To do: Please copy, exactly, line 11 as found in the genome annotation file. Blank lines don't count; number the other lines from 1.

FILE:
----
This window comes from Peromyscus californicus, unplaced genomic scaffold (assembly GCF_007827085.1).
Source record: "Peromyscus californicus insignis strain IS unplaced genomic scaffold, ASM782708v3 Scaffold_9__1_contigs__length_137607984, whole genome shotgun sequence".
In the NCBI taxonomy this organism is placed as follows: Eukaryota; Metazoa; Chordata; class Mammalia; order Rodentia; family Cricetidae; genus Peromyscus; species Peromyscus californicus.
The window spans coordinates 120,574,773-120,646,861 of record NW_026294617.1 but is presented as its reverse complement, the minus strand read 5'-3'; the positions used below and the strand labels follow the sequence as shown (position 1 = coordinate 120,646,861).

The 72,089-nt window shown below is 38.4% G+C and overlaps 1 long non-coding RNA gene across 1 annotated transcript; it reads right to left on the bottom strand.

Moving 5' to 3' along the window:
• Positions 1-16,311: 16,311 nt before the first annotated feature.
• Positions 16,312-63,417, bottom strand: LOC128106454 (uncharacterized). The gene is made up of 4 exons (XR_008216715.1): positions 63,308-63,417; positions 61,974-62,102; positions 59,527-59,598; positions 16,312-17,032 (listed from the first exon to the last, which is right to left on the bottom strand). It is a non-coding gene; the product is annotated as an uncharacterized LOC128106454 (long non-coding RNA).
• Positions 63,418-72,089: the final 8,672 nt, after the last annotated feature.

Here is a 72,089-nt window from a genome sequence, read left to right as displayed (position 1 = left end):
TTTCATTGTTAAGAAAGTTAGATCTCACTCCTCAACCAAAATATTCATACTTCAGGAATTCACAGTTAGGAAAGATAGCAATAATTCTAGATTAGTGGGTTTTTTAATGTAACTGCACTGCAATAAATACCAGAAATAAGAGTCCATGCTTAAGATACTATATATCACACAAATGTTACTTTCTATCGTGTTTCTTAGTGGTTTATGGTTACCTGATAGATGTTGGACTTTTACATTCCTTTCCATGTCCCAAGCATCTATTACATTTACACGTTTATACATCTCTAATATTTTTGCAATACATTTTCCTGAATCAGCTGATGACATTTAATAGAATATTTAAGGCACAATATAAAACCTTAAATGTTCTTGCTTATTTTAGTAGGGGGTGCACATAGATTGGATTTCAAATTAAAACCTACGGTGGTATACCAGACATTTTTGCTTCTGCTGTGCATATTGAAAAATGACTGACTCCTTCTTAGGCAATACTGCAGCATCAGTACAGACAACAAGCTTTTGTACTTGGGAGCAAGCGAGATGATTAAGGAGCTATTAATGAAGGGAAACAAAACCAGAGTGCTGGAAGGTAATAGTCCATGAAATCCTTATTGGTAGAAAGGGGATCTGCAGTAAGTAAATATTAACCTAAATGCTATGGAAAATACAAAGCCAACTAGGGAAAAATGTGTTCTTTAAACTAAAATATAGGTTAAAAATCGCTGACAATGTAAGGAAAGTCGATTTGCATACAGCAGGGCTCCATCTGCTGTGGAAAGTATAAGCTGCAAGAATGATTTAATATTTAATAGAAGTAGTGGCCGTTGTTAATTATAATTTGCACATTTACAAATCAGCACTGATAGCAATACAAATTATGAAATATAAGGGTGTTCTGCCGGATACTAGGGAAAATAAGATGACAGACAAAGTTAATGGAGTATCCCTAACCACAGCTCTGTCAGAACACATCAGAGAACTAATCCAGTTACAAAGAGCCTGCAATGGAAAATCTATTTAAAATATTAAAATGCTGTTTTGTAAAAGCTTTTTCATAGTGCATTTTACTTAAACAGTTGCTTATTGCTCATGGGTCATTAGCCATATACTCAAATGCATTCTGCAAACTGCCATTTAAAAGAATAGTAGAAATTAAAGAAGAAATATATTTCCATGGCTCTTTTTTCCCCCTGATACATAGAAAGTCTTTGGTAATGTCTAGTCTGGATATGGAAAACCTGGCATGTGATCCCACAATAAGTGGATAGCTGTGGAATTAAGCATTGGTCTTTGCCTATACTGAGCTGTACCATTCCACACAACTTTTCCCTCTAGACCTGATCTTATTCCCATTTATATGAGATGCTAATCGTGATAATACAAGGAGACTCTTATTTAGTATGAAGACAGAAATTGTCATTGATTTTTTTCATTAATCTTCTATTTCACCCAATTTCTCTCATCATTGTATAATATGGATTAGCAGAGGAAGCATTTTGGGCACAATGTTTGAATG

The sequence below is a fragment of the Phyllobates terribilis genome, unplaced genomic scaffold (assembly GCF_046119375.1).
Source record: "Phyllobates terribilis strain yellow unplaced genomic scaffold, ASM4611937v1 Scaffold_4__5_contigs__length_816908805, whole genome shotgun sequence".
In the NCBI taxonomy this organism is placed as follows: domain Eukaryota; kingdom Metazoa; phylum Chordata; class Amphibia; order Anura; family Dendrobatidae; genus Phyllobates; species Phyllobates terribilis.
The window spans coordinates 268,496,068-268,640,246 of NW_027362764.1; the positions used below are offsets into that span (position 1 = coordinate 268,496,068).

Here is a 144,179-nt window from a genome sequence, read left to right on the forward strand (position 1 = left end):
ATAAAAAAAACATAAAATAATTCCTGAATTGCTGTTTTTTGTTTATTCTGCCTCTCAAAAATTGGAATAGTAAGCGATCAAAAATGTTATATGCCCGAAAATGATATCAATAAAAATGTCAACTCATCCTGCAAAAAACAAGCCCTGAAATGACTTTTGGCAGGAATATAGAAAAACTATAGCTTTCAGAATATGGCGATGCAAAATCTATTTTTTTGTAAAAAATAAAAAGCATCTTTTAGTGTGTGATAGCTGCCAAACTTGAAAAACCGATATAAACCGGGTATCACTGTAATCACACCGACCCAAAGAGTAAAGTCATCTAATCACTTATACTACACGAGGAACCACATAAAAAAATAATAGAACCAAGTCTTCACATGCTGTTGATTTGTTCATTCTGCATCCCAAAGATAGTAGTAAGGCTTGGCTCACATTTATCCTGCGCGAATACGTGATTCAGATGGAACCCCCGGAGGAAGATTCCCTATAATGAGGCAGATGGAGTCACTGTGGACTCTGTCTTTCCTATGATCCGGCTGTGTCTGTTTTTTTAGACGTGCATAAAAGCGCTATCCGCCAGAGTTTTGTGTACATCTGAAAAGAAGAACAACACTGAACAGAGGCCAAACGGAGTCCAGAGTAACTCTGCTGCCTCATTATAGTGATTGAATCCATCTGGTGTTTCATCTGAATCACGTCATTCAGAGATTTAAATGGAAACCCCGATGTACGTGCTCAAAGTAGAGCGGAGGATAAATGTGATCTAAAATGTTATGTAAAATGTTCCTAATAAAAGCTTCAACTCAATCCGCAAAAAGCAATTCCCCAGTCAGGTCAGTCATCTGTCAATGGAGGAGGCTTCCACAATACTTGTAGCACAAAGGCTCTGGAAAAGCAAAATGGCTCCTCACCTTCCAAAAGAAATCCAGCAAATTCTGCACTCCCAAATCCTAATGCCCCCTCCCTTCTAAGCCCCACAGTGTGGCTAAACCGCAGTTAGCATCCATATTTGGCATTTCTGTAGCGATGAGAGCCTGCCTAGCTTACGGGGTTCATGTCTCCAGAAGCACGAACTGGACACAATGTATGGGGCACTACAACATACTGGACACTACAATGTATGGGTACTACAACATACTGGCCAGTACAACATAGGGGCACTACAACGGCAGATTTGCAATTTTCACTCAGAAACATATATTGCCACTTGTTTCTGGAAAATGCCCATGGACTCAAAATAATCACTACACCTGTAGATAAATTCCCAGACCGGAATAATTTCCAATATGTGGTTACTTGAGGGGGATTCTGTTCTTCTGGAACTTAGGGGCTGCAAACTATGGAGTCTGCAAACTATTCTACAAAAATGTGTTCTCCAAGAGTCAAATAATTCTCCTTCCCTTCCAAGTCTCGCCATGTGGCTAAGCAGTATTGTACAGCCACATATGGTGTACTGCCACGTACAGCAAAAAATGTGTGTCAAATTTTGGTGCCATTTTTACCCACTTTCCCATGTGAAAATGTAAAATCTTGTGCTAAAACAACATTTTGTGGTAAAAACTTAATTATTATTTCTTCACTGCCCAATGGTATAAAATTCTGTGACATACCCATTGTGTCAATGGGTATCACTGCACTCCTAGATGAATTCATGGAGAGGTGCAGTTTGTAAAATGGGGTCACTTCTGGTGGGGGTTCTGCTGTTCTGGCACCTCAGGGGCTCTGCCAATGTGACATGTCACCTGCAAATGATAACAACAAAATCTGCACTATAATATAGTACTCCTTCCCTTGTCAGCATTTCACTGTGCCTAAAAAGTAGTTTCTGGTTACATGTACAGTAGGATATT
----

TTTCATTGTTAAGAAAGTTAGATCTCACTCCTCAACCAAAATATTCATACTTCAGGAATTCACAGTTAGGAAAGATAGCAATAATTCTAGATTAGTGGGTTTTTTAATGTAACTGCACTGCAATAAATACCAGAAATAAGAGTCCATGCTTAAGATACTATATATCACACAAATGTTACTTTCTATCGTGTTTCTTAGTGGTTTATGGTTACCTGATAGATGTTGGACTTTTACATTCCTTTCCATGTCCCAAGCATCTATTACATTTACACGTTTATACATCTCTAATATTTTTGCAATACATTTTCCTGAATCAGCTGATGACATTTAATAGAATATTTAAGGCACAATATAAAACCTTAAATGTTCTTGCTTATTTTAGTAGGGGGTGCACATAGATTGGATTTCAAATTAAAACCTACGGTGGTATACCAGACATTTTTGCTTCTGCTGTGCATATTGAAAAATGACTGACTCCTTCTTAGGCAATACTGCAGCATCAGTACAGACAACAAGCTTTTGTACTTGGGAGCAAGCGAGATGATTAAGGAGCTATTAATGAAGGGAAACAAAACCAGAGTGCTGGAAGGTAATAGTCCATGAAATCCTTATTGGTAGAAAGGGGATCTGCAGTAAGTAAATATTAACCTAAATGCTATGGAAAATACAAAGCCAACTAGGGAAAAATGTGTTCTTTAAACTAAAATATAGGTTAAAAATCGCTGACAATGTAAGGAAAGTCGATTTGCATACAGCAGGGCTCCATCTGCTGTGGAAAGTATAAGCTGCAAGAATGATTTAATATTTAATAGAAGTAGTGGCCGTTGTTAATTATAATTTGCACATTTACAAATCAGCACTGATAGCAATACAAATTATGAAATATAAGGGTGTTCTGCCGGATACTAGGGAAAATAAGATGACAGACAAAGTTAATGGAGTATCCCTAACCACAGCTCTGTCAGAACACATCAGAGAACTAATCCAGTTACAAAGAGCCTGCAATGGAAAATCTATTTAAAATATTAAAATGCTGTTTTGTAAAAGCTTTTTCATAGTGCATTTTACTTAAACAGTTGCTTATTGCTCATGGGTCATTAGCCATATACTCAAATGCATTCTGCAAACTGCCATTTAAAAGAATAGTAGAAATTAAAGAAGAAATATATTTCCATGGCTCTTTTTTCCCCCTGATACATAGAAAGTCTTTGGTAATGTCTAGTCTGGATATGGAAAACCTGGCATGTGATCCCACAATAAGTGGATAGCTGTGGAATTAAGCATTGGTCTTTGCCTATACTGAGCTGTACCATTCCACACAACTTTTCCCTCTAGACCTGATCTTATTCCCATTTATATGAGATGCTAATCGTGATAATACAAGGAGACTCTTATTTAGTATGAAGACAGAAATTGTCATTGATTTTTTTCATTAATCTTCTATTTCACCCAATTTCTCTCATCATTGTATAATATGGATTAGCAGAGGAAGCATTTTGGGCACAATGTTTGAATG